It is as confusing as the advice in the Chicago Manual of Style (17th ed) which, as I noted in my last post Bibliographical footnote, uses the term “Bibliography” to refer both to a list which includes only the works cited in the text (on the one hand) and also a list which includes works cited in the text and also works which have been used but have not been cited in the text (on the other hand) (CMOS17, section 14.64, note 1).

APA6 is almost as confusing in that it advises writers to:

Choose references judiciously and include only the sources that you used in the research and preparation of the article. APA journals and other journals using APA style generally require reference lists, not bibliographies … Because a reference list includes only references that document the article and provide recoverable data, do not include in the list personal communications, such as letters, memoranda, and informal electronic communications. Instead, cite personal communications only in the text (page 180).

This appears first to suggest that all materials used in the research are included in the list of References but then says that the reference list is not a bibliography – which a footnote tells us “cites works for background or for further reading” whereas the reference list “cites works that specifically support a particular article.”

APA’s preference for non-retrievable data to be cited in the text but not included in the list of references may be sensible for readers of journals published by the American Psychological Association (APA) but should be disregarded by writers of IB assessments; IB wants that

citation <<< >>> reference

linkage (and failure to comply could lead to loss of marks and/or referral to the Awards Committee as a case of potential academic misconduct).

For sanity’s sake, my sanity, MLA8 makes clear distinction, worth adapting and/or adopting:

The list titled “Works Cited” identifies the sources you borrow from – and therefore cite – in the body of your research project. Works that you consult during your research but do not borrow from are not included (if you want to document them as well and your instructor approves their inclusion, give the list a broader title such as “Works Consulted”) (page 20).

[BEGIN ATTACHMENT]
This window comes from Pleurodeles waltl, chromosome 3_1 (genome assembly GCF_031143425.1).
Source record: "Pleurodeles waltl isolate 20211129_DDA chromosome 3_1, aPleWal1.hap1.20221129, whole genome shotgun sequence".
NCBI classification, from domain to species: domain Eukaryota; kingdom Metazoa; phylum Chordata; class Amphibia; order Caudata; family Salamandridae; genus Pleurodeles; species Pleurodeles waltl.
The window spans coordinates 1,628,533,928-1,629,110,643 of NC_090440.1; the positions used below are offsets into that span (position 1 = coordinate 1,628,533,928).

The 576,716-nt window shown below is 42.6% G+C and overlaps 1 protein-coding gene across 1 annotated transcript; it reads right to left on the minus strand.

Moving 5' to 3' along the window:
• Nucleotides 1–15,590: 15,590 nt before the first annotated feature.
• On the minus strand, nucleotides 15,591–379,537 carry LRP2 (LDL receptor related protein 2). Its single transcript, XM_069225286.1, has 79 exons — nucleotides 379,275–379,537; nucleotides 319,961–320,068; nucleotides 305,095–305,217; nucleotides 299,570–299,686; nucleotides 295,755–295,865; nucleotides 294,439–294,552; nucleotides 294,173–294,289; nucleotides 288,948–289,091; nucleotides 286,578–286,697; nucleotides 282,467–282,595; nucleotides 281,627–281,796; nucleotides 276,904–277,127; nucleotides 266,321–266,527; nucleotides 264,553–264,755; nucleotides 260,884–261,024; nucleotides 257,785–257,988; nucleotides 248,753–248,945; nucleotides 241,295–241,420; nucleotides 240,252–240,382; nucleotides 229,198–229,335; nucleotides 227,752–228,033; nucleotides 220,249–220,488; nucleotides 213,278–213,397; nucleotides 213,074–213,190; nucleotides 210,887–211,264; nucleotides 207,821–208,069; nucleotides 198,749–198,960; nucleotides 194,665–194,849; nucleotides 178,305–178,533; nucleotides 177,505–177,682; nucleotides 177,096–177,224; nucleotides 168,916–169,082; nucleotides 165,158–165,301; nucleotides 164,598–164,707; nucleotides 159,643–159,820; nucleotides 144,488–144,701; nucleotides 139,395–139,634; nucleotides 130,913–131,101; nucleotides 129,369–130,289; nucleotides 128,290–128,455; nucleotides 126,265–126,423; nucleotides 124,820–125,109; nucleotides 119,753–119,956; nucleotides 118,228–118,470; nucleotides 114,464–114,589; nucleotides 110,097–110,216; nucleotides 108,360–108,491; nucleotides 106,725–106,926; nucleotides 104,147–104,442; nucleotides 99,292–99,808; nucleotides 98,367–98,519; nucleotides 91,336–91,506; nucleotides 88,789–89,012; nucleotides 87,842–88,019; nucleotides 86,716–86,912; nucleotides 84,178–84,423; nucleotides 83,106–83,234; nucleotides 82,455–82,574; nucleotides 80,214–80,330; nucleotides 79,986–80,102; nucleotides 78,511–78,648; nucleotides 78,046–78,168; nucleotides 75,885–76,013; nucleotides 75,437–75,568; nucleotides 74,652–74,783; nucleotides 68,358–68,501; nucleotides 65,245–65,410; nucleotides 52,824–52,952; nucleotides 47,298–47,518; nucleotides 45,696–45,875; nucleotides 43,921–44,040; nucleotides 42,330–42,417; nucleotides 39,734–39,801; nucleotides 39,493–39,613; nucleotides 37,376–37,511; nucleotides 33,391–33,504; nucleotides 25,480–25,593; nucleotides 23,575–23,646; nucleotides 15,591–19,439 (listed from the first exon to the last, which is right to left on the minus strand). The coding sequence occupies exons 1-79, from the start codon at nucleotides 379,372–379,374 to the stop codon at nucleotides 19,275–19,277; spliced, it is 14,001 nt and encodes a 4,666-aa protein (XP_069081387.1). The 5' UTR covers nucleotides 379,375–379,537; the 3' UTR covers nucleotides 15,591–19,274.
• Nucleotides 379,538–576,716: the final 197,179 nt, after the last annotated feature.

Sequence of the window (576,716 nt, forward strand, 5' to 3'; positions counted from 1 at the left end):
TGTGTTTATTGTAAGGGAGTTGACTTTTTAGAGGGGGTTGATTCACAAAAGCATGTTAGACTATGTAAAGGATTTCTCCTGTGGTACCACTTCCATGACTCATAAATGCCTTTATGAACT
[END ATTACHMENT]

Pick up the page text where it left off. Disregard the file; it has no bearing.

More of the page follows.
What all this adds up to (for those in IB schools) is that

1: we must be very clear in our use of these terms – don’t assume that our students have the same understanding that we do;

2: when IB requirements contradict the suggestions in style guides, we should ignore the style guide and give IB what IB is looking for.



Bibliographical footnote

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This is a follow up to my last post None too sweet. There I discussed different understandings of the term “bibliography” – I said inter alia that different understandings of what this word means can confuse students and other writers, and may even underlie some instances of unintended plagiarism.

A week later, catching up on my reading, I came across a review of Jason Puckett’s  Zotero: a guide for librarians, researchers and educators by Keith Daniels in CILIP’s Information Professional (October 2018). My eye was caught by a paragraph which reads:

Published by the Association of College and Research Libraries, the book does have an American slant, using the terms “bibliography” to encompass what UK-based students and educators would usually refer to as “references” and teaching staff as “professors”.

It seems a curious point to pick up on in a short review, the use of “bibliography” instead of “references.”  But, given my background in international education, perhaps I have become less aware of such distinctions, or maybe more aware of different and other terms in different style guides and/or in different countries.

Is “references” a British usage?  Maybe.  Many British universities use varieties of Harvard.  Although there is no single definitive version of Harvard (as detailed in the three-part-post Harvard on my mind), they all use the term “References.”     Certainly, this is so at the University of Bedfordshire, the stated affiliation of Keith Daniels, the author of the review. The University’s page Using the correct referencing system suggests that unless otherwise required by specific courses and departments, UB’s default referencing style is Harvard – and References is the name given to their list of references in their Harvard Referencing Guidelines for Students. It could be all to easy to think this is The-Right-Way-And-Perhaps-The-Only-Way to title the list of references that comes at the end of an article or paper.

In double-checking my thoughts about Harvard’s widespread use across UK, I came across a FAQ in the Bath Spa University guide BSU Harvard Referencing System which contrasts with Turabian’s unhelpful advice (as detailed in None too sweet), that the term “Bibliography” can refer not only to a list which includes only the works cited in the text but also a list which includes both works cited in the text and also works which have been used but have not been cited in the text. *

What is the difference between a bibliography and a reference list?
Technically, a bibliography lists all the sources of information you have accessed in the course of your study about the topic, while a reference list will only list the sources you actually refer to in your in-text citations. HOWEVER…it is common for people to use the term ‘bibliography’ when they really mean a reference list. Check with your tutor if you are unsure whether to include sources in the reference list that you have not explicitly referred to using an in-text citation.